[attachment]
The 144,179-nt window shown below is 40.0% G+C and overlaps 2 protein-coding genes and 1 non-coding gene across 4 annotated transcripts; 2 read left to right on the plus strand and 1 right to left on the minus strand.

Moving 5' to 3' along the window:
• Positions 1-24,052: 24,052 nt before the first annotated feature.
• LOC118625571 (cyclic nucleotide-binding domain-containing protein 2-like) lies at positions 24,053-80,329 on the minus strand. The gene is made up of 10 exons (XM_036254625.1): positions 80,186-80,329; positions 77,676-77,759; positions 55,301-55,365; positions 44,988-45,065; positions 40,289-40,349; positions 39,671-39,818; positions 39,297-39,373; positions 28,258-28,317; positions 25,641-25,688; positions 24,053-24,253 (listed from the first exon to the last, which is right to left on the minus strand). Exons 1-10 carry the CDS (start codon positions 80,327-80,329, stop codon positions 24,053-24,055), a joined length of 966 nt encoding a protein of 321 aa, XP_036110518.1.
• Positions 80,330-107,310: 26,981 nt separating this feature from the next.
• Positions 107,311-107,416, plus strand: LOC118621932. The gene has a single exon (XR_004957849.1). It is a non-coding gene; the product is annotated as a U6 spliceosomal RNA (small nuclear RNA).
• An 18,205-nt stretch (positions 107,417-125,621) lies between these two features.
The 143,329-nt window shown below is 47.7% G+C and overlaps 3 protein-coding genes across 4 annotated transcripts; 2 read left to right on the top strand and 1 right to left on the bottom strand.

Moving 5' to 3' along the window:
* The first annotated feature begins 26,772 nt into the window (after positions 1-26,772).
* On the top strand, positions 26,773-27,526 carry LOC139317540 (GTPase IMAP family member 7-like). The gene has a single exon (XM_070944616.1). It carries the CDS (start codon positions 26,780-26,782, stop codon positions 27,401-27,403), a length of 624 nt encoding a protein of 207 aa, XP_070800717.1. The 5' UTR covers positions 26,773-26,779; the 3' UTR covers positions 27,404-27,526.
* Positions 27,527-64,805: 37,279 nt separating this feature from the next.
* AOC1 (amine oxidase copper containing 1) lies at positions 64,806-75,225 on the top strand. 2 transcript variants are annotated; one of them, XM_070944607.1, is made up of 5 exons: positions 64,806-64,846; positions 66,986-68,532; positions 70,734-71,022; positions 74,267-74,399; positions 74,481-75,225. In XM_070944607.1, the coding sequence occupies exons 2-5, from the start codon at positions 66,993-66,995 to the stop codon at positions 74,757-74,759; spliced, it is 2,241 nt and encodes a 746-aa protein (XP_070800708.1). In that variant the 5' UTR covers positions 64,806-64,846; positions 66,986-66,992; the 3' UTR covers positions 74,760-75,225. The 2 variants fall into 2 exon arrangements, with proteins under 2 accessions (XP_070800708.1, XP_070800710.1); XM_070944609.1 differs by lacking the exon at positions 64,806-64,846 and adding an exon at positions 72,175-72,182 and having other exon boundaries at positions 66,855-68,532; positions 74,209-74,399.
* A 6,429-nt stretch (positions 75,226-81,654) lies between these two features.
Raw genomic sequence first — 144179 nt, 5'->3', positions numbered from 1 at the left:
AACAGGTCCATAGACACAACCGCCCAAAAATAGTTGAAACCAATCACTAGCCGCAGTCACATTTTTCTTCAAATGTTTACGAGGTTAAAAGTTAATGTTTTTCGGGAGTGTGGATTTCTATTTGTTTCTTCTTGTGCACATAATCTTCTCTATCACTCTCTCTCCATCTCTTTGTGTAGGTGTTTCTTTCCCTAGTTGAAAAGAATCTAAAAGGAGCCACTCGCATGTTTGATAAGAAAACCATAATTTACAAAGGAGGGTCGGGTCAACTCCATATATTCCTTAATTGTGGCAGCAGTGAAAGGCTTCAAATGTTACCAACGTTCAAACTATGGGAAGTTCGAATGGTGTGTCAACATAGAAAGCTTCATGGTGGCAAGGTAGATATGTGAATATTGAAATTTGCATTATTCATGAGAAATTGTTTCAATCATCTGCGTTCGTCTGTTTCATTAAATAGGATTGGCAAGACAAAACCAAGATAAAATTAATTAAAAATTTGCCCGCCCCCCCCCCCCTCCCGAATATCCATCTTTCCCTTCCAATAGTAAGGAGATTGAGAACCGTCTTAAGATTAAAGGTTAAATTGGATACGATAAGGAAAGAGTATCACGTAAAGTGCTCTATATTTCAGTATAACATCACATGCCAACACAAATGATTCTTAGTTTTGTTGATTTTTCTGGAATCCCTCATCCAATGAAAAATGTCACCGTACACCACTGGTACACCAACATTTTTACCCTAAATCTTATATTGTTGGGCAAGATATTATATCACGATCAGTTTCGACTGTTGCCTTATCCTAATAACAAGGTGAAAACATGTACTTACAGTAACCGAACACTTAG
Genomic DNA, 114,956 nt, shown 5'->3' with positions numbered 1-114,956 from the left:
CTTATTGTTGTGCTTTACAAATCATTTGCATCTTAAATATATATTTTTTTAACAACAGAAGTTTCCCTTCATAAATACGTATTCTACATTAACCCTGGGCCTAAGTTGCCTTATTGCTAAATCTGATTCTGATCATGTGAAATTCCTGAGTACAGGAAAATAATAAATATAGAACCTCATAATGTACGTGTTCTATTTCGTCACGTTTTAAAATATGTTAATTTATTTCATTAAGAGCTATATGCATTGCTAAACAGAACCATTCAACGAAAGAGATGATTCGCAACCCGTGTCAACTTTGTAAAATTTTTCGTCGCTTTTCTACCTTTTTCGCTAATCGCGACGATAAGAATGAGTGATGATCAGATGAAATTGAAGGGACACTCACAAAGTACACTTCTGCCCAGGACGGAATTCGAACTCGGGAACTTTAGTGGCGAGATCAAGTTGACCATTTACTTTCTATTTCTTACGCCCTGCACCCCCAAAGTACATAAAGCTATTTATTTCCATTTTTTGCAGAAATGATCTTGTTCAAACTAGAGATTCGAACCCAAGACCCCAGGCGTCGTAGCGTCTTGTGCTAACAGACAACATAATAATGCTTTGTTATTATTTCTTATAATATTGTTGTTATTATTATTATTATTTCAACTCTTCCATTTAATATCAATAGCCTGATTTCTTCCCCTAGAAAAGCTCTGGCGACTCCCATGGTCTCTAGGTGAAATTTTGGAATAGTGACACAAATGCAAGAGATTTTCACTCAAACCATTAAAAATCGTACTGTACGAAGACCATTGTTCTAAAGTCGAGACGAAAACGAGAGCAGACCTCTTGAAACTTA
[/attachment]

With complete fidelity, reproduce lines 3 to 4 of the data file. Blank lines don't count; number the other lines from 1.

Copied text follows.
• Positions 1-24,052: 24,052 nt before the first annotated feature.
• LOC118625571 (cyclic nucleotide-binding domain-containing protein 2-like) lies at positions 24,053-80,329 on the minus strand. The gene is made up of 10 exons (XM_036254625.1): positions 80,186-80,329; positions 77,676-77,759; positions 55,301-55,365; positions 44,988-45,065; positions 40,289-40,349; positions 39,671-39,818; positions 39,297-39,373; positions 28,258-28,317; positions 25,641-25,688; positions 24,053-24,253 (listed from the first exon to the last, which is right to left on the minus strand). Exons 1-10 carry the CDS (start codon positions 80,327-80,329, stop codon positions 24,053-24,055), a joined length of 966 nt encoding a protein of 321 aa, XP_036110518.1.